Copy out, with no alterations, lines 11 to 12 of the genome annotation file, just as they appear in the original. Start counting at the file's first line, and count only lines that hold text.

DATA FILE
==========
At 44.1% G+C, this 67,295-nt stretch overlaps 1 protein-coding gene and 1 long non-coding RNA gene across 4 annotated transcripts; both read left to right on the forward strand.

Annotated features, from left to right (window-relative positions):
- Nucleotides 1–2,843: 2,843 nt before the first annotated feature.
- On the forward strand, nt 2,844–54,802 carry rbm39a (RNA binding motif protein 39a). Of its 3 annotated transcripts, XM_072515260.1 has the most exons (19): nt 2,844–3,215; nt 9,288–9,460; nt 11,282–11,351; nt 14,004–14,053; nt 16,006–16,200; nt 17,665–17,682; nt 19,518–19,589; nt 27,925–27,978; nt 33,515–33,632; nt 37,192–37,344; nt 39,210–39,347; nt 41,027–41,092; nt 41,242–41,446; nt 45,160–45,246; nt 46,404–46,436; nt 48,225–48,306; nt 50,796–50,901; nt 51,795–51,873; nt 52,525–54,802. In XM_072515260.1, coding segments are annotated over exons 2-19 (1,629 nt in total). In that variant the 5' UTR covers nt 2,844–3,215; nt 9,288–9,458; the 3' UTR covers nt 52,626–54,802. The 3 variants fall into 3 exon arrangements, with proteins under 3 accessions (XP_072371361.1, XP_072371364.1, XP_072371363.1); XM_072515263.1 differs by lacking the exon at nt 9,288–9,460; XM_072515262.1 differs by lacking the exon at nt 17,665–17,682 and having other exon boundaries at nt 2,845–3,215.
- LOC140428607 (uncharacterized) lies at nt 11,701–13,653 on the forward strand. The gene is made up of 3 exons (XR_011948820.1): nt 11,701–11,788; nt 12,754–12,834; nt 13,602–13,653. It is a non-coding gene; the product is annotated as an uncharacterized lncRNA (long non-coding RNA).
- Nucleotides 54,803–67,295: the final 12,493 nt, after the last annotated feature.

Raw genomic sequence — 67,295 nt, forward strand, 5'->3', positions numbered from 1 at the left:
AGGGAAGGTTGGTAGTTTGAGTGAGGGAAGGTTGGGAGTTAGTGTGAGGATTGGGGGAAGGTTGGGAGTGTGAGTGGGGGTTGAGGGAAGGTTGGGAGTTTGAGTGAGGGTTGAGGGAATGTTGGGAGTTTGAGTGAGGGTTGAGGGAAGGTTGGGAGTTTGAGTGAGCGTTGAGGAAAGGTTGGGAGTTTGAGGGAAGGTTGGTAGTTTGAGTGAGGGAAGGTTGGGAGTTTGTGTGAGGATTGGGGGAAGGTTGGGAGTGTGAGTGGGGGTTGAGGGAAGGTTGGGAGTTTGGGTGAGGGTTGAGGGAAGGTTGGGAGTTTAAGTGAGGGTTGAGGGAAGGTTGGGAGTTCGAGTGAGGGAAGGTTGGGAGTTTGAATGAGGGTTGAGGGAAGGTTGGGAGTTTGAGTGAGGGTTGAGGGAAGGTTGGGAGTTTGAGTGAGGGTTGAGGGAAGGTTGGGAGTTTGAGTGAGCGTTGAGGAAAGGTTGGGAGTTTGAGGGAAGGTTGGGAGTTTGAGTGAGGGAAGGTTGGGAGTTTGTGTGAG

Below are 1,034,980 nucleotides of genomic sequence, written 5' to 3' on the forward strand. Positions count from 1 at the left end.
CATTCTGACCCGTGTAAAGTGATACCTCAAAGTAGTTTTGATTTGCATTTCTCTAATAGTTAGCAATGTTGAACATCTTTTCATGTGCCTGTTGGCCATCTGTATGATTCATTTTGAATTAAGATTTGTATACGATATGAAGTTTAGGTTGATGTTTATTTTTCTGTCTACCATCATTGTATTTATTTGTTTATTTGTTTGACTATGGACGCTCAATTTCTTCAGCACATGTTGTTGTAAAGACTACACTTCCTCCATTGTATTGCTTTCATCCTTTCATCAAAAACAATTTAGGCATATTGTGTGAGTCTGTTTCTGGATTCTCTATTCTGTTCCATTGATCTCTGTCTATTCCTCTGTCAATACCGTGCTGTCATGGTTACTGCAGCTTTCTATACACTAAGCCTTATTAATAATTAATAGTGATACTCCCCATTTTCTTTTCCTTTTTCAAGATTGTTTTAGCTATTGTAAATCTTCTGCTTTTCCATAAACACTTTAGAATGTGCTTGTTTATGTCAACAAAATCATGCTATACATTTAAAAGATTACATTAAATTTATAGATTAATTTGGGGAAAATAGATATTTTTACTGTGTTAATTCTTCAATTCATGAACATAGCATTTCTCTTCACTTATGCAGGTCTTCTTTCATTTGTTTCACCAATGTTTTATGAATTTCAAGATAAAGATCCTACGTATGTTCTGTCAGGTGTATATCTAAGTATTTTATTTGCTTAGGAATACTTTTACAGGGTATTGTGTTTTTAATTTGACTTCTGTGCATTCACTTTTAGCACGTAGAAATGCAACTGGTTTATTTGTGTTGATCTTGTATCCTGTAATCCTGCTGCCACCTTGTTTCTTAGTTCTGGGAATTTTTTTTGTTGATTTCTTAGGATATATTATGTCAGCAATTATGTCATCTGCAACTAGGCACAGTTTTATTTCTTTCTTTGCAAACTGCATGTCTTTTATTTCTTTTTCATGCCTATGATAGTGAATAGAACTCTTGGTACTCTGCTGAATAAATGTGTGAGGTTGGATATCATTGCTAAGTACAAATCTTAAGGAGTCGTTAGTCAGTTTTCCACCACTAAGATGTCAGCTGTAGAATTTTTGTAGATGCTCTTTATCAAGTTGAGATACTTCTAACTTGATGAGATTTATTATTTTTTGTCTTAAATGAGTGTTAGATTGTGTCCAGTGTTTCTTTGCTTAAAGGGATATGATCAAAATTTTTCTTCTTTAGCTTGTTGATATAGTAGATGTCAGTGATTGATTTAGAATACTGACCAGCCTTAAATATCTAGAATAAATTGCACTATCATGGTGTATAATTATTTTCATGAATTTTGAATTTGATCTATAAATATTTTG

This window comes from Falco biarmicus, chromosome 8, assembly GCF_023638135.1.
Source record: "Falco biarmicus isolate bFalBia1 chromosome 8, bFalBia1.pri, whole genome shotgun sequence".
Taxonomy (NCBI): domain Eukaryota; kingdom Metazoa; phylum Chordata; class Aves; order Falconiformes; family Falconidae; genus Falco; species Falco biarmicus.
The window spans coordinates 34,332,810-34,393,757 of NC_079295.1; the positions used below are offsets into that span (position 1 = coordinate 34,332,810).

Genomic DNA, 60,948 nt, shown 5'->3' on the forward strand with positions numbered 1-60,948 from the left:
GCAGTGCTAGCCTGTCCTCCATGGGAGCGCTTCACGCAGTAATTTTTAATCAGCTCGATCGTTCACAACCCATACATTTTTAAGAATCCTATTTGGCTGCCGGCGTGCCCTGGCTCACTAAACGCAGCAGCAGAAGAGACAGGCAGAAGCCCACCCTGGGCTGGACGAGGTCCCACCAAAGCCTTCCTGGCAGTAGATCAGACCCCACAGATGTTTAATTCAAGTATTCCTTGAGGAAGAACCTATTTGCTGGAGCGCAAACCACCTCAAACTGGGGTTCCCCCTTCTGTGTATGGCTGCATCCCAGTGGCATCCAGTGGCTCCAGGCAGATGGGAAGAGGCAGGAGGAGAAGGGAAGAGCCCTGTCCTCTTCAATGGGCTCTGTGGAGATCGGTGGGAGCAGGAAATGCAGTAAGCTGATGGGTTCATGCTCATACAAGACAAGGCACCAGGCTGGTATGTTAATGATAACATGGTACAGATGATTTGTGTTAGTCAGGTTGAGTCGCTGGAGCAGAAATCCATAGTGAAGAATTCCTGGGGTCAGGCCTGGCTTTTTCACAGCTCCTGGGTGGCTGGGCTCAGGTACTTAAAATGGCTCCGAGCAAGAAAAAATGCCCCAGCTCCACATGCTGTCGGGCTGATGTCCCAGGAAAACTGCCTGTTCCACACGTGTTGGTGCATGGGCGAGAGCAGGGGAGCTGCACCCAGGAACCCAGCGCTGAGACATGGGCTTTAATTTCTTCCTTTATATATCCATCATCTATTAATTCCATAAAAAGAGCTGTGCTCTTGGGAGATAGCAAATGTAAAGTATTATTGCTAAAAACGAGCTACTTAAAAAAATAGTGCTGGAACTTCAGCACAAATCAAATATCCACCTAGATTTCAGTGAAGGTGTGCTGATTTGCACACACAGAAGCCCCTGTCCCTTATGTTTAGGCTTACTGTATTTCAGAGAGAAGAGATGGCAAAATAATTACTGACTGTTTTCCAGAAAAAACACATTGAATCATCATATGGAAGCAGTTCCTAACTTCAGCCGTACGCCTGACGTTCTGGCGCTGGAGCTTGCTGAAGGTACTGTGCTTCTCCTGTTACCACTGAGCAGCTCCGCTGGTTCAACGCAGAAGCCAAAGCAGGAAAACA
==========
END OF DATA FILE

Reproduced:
This window comes from Falco biarmicus, chromosome 8, assembly GCF_023638135.1.
Source record: "Falco biarmicus isolate bFalBia1 chromosome 8, bFalBia1.pri, whole genome shotgun sequence".